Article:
Guest Editorial: Special Section on Middleware Infrastructures
Rachid Guerraoui Willy Zwaenepoel, IEEE
Pages: p. 1057
About the Authors
Rachid Guerraoui received the PhD degree in 1992 from the University of Orsay. He has been a professor of computer science since 1999, at EPFL (Ecole Polytechnique Federale de Lausanne) in Switzerland, where he founded the distributed programming laboratory. Prior to that, he was with HP Labs in Palo Alto, the Center of Atomic Energy (CEA) in Saclay (France), and the Centre de Recherche de l'Ecole des Mines de Paris. His research interests include distributed algorithms and distributed programming languages. In these areas, he has been a principal investigator of a number of research grants and has published papers in several journals (including ACM TOCS, ACM CS, Distributed Computing, IEEE Transactions on Computers, IEEE Transactions on Software Engineering, IEEE Transactions on Parallel and Distributed Systems, IEEE Computer, IEEE Software, IPL, and Theoretical Computer Science) and conferences (including ACM PODC, ACM OOPSLA, ECOOP, IEEE ICDCS, IEEE DSN, DISC, Europar, IEEE SRDS, IFIP TCS, etc.). He has served in program committees for various conferences (including ACM PODC, ACM OOPSLA, ECOOP, DISC, IEEE ICDCS, IEEE DSN, and IEEE SRDS) and has chaired the program committees of ECOOP 1999, Middleware 2001, and SRDS 2002.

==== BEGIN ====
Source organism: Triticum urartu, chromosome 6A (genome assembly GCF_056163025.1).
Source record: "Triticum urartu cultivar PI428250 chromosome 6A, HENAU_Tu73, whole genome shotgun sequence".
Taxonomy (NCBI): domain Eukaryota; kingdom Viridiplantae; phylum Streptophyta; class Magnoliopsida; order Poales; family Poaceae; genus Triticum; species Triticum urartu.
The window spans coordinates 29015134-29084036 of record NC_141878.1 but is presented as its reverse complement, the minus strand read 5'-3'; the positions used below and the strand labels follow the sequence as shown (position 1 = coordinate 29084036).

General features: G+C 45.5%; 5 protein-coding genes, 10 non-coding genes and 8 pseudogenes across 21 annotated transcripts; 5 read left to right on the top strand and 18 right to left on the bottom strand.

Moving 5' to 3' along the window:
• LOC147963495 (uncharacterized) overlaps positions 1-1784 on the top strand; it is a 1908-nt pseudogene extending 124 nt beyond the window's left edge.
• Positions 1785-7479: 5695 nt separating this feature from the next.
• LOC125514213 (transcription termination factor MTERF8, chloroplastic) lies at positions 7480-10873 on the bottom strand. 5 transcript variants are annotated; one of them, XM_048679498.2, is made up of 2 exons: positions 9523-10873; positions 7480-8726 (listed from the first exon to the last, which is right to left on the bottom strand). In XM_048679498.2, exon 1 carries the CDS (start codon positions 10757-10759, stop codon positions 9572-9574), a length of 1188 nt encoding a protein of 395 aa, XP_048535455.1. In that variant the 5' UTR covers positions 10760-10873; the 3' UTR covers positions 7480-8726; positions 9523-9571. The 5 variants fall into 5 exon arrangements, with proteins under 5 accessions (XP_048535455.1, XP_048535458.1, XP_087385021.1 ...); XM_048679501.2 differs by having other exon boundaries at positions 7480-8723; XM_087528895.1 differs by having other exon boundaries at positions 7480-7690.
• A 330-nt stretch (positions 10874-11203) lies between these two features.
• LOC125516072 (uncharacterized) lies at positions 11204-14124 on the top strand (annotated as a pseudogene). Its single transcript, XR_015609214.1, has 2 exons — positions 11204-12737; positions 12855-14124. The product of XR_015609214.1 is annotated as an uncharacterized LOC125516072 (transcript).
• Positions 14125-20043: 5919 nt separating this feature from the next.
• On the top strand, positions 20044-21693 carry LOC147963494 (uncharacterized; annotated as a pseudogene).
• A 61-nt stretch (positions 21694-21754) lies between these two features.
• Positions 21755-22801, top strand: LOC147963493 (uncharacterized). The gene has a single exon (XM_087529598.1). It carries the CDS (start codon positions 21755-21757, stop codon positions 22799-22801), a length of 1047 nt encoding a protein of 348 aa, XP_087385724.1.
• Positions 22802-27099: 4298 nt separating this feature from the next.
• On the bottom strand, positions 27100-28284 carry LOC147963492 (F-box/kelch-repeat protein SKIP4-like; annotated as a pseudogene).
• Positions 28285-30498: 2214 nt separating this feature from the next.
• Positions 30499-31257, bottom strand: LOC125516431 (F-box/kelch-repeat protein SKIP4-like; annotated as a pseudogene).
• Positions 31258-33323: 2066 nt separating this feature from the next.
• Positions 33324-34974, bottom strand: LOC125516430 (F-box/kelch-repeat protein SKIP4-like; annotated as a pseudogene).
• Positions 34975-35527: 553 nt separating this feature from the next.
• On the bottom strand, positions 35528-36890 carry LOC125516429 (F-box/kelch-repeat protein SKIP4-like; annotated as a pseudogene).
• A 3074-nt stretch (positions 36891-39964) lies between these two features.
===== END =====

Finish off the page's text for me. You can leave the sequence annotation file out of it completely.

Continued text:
Willy Zwaenepoel received the BS degree from the University of Gent, Belgium in 1979, and the MS and PhD degrees from Stanford University in 1980 and 1984, respectively. In September 2002, he was nominated full professor and Dean of the School of Computer and Communications Sciences of the EPFL. Before joining the EPFL, he was on the faculty at Rice University, where he was the Karl F. Hasselmann Professor of Computer Science, and the electrical and computer engineering and director of the Computer Systems Laboratory, a joint effort between the Computer Science and the Electrical and Computer Engineering Departments. He was also an associate editor of the IEEE Transactions on Parallel and Distributed Systems. His interests are in all aspects of distributed computing. While at Stanford, he was involved in the design and implementation of the V-System. At Rice University, he has worked on two distributed shared memory systems, Munin and TreadMarks, on checkpoint/restart through coordinated checkpointing, and message logging in the Manetho system. He has also worked with Alejandro Schaffer on FASTLINK, a project to provide fast sequential and parallel genetic linkage analysis software. His most recent projects, ScalaServer and Puppeteer, focus on system support for scalable network servers and adaptation of component-based applications for mobile computing. He was elected fellow of the IEEE in 1998, and fellow of the ACM in 2000. In 2000, he also received the Rice Graduate Student Association Teaching and Mentoring Award.